Have a hobby you're passionate about. Have friends who aren't academics. Write things that aren't papers. Read books for pleasure. Take joy in teaching. Play an instrument, work out, cook, garden, ride a bike. Have things that ground you and make you a whole person besides what you do on campus. Have other things in your life you care about, other ways you can measure what it will have meant for these years of your life to have been "successful," that aren't tied to graduate school and academic success themselves.

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I felt that this semester. I was only surrounding myself with people from my program, and when those relationships fell through during the holidays I felt alone. The first time I felt that lonely since I moved to the US last summer! I have roommates, but we don’t share that bond. It’s getting better again, but like everything, if you rely on one thing and that thing fails even just a little, you risk being miserable! 

Edited by Yanaka

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I am not (yet) in grad school but think about self-care a lot. I have an autoimmune disease and trying to maintain mental / physical wellbeing (especially when stressed) can be challenging! Here's what I've found so far:

1. Walking is the BEST. Not to sound like an old person, but walking-as-lowkey-exercise does wonders for mental health. I prefer running, but when that's not going to happen, finding an hour or two to stroll with a podcast / good album on is honestly restorative. 

2. Find a hobby. Last year after I was rejected from all the programs, I became extremely distraught / bored / depressed. I've spent the past four years taking on as many academic projects, and that's cool, but it's also not great. I've spent my gap year finding things I like and am not trying to make a side business out of it. 

3. "Treating yourself" can be free! I'm really stringent about spending money, so I often reward my work with time. Like "oh, I've written this outline, now I'm going to take an hour to walk around downtown and listen to this podcast I've been looking forward to" or "now that I've done xyz, I'm going to take the rest of the night to watch a move with my boyfriend and not work on Google Docs in bed" etc. Force yourselves to take breaks.

3a / 4. ^^ that being said, I love skincare. Not sure if anyone else here masks for stress relief or hoards serums (if so, can we talk about how good and cheap Deciem is???), but if you feel instantly better when your skin feels soft as heck yet are daunted by paying more than a dollar for a sheet mask, I'd recommend this exact set on Amazon: https://www.amazon.com/value-Dermal-Collagen-Essence-Facial/dp/B0722LVW3B/ref=sr_1_4?ie=UTF8&qid=1517777023&sr=8-4&keywords=sheet+masks

(Just because I might be failing to get more than 6 hours of sleep doesn't mean I have to look so tired, you know?)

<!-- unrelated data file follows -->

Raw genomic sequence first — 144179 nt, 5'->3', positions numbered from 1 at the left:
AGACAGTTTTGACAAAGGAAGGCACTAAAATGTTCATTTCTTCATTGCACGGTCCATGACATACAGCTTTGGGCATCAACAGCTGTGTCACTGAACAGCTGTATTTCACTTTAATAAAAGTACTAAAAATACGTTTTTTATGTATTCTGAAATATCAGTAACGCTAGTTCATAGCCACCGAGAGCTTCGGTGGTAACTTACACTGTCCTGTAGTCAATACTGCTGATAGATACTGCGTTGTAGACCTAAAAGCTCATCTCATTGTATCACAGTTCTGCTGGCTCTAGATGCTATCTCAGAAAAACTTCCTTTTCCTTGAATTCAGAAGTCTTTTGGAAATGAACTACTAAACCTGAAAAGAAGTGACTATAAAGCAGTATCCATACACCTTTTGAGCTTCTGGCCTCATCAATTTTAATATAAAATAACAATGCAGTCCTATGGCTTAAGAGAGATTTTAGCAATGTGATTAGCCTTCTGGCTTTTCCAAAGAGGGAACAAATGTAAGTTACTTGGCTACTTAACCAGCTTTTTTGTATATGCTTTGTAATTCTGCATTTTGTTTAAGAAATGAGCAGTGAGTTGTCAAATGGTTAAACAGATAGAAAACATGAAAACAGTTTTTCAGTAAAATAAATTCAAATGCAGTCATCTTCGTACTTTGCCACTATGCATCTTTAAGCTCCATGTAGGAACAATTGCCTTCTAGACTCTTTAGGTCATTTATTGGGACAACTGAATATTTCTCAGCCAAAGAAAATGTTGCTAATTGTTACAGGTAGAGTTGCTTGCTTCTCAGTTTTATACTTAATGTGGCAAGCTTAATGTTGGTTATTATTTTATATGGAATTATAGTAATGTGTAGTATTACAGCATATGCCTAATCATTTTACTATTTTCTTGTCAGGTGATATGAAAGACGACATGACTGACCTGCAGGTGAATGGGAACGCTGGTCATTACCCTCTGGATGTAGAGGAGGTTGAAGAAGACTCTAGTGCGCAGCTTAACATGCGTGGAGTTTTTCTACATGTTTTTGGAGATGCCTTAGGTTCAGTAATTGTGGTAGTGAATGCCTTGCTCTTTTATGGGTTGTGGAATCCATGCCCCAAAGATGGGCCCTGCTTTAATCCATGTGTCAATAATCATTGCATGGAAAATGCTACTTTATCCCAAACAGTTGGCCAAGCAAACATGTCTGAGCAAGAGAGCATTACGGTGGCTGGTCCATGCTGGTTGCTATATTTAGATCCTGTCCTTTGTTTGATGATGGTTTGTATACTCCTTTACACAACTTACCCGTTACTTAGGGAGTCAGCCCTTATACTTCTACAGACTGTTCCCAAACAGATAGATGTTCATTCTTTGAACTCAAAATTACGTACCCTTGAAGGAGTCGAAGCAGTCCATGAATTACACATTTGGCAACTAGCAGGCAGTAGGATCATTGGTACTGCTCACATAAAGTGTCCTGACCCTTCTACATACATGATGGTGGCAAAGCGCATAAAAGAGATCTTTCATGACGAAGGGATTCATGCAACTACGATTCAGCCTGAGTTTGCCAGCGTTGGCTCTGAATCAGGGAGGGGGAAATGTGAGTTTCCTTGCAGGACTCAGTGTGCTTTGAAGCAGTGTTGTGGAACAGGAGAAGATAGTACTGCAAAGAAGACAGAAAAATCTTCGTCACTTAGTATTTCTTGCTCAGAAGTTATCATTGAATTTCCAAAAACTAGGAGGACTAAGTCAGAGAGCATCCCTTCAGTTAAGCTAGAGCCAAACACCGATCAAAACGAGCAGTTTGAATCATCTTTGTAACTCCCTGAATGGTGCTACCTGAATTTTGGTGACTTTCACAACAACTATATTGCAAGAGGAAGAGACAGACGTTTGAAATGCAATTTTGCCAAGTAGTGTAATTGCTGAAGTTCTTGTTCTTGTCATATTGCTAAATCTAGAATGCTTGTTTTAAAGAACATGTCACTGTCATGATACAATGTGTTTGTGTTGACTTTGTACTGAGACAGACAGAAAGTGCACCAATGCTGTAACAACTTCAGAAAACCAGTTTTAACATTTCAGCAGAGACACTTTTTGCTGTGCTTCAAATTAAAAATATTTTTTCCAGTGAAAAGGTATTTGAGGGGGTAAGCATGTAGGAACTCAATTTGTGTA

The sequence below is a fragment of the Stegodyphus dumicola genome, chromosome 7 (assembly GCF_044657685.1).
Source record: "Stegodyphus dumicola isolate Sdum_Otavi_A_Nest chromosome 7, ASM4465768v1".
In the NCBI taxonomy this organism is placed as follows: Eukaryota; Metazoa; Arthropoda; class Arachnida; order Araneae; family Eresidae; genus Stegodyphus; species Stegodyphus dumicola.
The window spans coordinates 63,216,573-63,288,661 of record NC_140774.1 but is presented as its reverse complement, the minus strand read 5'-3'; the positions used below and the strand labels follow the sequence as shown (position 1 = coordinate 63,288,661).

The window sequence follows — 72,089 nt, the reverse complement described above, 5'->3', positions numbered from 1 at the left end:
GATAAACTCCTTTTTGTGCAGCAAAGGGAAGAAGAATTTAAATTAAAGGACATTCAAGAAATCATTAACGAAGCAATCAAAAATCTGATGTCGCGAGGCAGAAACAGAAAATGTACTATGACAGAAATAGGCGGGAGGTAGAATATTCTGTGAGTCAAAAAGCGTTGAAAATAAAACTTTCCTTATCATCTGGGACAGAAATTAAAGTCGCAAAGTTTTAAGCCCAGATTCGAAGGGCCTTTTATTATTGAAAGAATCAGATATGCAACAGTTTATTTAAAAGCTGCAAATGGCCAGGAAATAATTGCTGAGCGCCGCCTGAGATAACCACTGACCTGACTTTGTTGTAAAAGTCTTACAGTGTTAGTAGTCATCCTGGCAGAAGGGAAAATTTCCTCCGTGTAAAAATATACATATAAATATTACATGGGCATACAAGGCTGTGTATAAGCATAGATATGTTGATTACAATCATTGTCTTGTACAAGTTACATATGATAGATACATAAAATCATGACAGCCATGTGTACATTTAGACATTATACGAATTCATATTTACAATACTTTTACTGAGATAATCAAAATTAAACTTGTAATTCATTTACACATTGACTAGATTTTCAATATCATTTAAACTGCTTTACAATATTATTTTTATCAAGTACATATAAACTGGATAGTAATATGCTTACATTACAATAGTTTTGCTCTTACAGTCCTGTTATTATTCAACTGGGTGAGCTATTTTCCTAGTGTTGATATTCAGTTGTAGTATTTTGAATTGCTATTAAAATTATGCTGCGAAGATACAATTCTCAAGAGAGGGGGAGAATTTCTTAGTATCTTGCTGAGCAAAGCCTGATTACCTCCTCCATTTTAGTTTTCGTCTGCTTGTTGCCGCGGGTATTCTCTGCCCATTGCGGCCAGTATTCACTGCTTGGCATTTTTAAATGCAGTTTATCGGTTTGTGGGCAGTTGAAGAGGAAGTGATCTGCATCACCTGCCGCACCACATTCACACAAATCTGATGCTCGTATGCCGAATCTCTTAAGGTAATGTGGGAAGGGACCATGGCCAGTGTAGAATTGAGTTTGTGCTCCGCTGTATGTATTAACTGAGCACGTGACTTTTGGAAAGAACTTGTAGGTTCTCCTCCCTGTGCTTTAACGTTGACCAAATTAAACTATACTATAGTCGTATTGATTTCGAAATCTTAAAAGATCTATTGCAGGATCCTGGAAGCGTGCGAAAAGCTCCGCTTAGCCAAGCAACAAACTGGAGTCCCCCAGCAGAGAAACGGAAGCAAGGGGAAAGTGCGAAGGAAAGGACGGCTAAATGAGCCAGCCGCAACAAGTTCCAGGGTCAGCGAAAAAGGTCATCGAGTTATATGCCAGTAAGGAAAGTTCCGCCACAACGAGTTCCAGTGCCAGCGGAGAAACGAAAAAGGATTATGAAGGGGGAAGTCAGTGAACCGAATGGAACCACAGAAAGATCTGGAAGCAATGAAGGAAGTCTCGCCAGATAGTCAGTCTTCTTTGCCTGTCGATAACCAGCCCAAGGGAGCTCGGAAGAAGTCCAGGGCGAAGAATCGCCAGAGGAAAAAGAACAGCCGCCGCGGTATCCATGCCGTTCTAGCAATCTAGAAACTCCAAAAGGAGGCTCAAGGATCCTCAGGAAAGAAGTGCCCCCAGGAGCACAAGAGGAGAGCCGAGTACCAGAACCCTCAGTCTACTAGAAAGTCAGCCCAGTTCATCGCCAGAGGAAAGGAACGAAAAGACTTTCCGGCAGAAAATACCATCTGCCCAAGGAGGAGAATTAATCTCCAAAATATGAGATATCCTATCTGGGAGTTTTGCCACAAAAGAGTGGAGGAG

Edited by la_mod
I remembered my love of skincare

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@la_mod thanks for that link! One of the things I've found after returning from my visit weekend is that my skin really dislikes the cold. I'm looking for extra ways to get moisture in my skin without causing an allergic reaction (stupid sensitive skin) because no matter where I go it'll be colder than what I'm used to for winter. It's been two days and my skin is still hungry for moisture and flaking from dryness. :/ 

 

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18 minutes ago, GreenEyedTrombonist said:

@la_mod thanks for that link! One of the things I've found after returning from my visit weekend is that my skin really dislikes the cold. I'm looking for extra ways to get moisture in my skin without causing an allergic reaction (stupid sensitive skin) because no matter where I go it'll be colder than what I'm used to for winter. It's been two days and my skin is still hungry for moisture and flaking from dryness. :/ 

 

Face Routine:
Twice daily: Wash with Cerave for oily skin, chem exfoliate with Stridex extra strength, and moisturize with Cerave moisturizing creme.
Once weekly/biweekly: Queen Helen Mint Julep Masque.

The Cerave moisturizing creme is a little too heavy and a little TOO moisturizing for my skin. I haven't found a great less moisturizing alternative so I still use it, but it might be perfect for you. It's great for people with sensitive skin, even eczema.

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5 minutes ago, Wabbajack said:

Face Routine:
Twice daily: Wash with Cerave for oily skin, chem exfoliate with Stridex extra strength, and moisturize with Cerave moisturizing creme.
Once weekly/biweekly: Queen Helen Mint Julep Masque.

The Cerave moisturizing creme is a little too heavy and a little TOO moisturizing for my skin. I haven't found a great less moisturizing alternative so I still use it, but it might be perfect for you. It's great for people with sensitive skin, even eczema.